“What if” Rabbit Holes

5 mins read

Someone posted this as a comment on one of my Twitter threads:

Let’s take stock of where we are, and why we need to stay out of what-if rabbit holes.

From Levitsky and Ziblatt, authors of How Democracies Die, 20th century dictators often came to power through military overthrows. Twenty first century autocrats use less dramatic but equally destructive methods:

The easiest way for Trump to win the election is to:

  • Get the fighters fighting, and keep them fighting
  • Wear out the opposition out by blitzing them with lies and keeping them spinning with outrage

Getting the fighters fighting is easy for someone like Trump, who knows how to exploit the weaknesses on the other side and create chaos and discord. This means keep the Democrats and Republicans fighting and try to keep anti-Trump people fighting among themselves.

Keeping people fighting also increases the polarization, which also destroys democracy. The more polarized the society, the more willing people are to tolerate “hardball tactics” from their own side. Hardball tactics destroy democracy. (Click here for more)

One way to wear out the opposition is to keep them spinning with outrage. Think of Trump as intentionally unleashing a firehose of outrageousness intended to keep everyone spinning. When you’re spinning, it’s harder to plan or mount an effective opposition.

Each time Trump does something cruel, horrifying, or outrageous, he accomplishes 4 things:

  • He keeps his base excited
  • He enrages his critics
  • He batters democratic institutions, and
  • He fulfills a campaign promise to protect his followers from their “enemies.”

Their “enemies” are the Democrats, loosely defined to mean anyone who doesn’t support Trump. See this Trump-Pence email:

So how do we respond? We can’t normalize outrageousness, so we have to respond, but too much outrage—constant 5-star alarms—feeds the beast.

I think we point out the behavior as democracy-destroying, and then take steps to mitigate the damage by doing what we can to strengthen and rebuild the democracy. If you need ideas, see my to do list here.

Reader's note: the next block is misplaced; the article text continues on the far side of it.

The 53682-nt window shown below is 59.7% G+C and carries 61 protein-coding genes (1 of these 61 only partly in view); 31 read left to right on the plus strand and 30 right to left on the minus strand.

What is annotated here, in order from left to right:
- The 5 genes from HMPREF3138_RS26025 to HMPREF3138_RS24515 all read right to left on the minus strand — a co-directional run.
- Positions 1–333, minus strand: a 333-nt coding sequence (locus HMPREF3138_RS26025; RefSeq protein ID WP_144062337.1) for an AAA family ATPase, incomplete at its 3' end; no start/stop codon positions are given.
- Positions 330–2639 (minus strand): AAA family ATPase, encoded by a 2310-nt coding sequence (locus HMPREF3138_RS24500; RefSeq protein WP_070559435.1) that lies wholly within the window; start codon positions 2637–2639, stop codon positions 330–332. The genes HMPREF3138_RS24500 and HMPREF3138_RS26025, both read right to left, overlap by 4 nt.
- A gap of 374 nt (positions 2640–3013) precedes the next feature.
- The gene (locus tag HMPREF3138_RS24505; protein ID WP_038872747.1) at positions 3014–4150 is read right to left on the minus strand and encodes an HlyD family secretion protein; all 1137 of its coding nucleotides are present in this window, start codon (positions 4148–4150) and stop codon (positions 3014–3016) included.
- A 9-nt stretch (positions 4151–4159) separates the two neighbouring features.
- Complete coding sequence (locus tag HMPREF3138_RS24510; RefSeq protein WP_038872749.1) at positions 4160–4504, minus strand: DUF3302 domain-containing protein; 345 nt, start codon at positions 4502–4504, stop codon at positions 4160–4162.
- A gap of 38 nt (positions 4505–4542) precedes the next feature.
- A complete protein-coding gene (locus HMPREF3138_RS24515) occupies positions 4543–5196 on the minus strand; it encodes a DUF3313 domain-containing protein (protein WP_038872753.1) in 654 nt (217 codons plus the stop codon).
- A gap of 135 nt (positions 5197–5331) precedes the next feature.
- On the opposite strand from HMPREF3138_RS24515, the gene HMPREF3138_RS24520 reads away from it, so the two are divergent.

There is no reason, if the anti-Trump turnout is high enough in, November that Trump cannot be beaten at the ballot box. Trump supporters are outnumbered.

An interesting theory by political scientist Rachel Bitecofer is that people overestimate the importance and “swinginess” of “swing” voters. More important is who turns out to vote. Trump critics are motivated to get rid of him. So Trump needs to fire up his base with rage to motivate them.

This brings me to “what if” rabbit holes. They’re draining. They’re exhausting. If you’re in a “what if” rabbit hole, you can’t pay attention to what is actually happening. It’s harder to think rationally and plan.

If I were a would-be dictator trying to secure my power by winning the next election, I’d do my best to send all my opponents into “what-if” rabbit holes. Trump can do it with a tweet. I’ve seen Twitter go into countless spins of outrage and “what if.”

I think we can divide people asking “what if” questions into two groups:

  • Good people who are genuinely worried
  • Chaos agents trying to sow discord and panic, and undermine democratic institutions by causing people to lose confidence.

We are about to face some real challenges as Trump and his minions engage in an all out war on truth, factuality, rule of law, and democracy itself.

Going into “what if” rabbit holes does not help.

We need to take each situation as it arises.

[Read as a Twitter thread]

Originally posted on Musing about Law, Books, and Politics.
Re-posted with permission.


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Teri has written novels, short stories, nonfiction for both young readers and adults, and lots of legal briefs. She is currently working on a book on disinformation to be published by Macmillan Publishers. Her political commentary has appeared on the NBC Think Blog and CNN.com. Her articles and essays have appeared in publications as diverse as Education Week, Slate Magazine, and Scope Magazine. Her short fiction has appeared in the American Literary View, The Iowa Review, and others. For twelve years she maintained a private appellate law practice limited to representing indigents on appeal from adverse rulings. She believes with the ACLU that when the rights of society's most vulnerable members are denied, everybody's rights are imperiled. She also believe with John Updike that the purpose of literature is to expand our sympathies. Teri lives with her family on the beautiful central coast in California.

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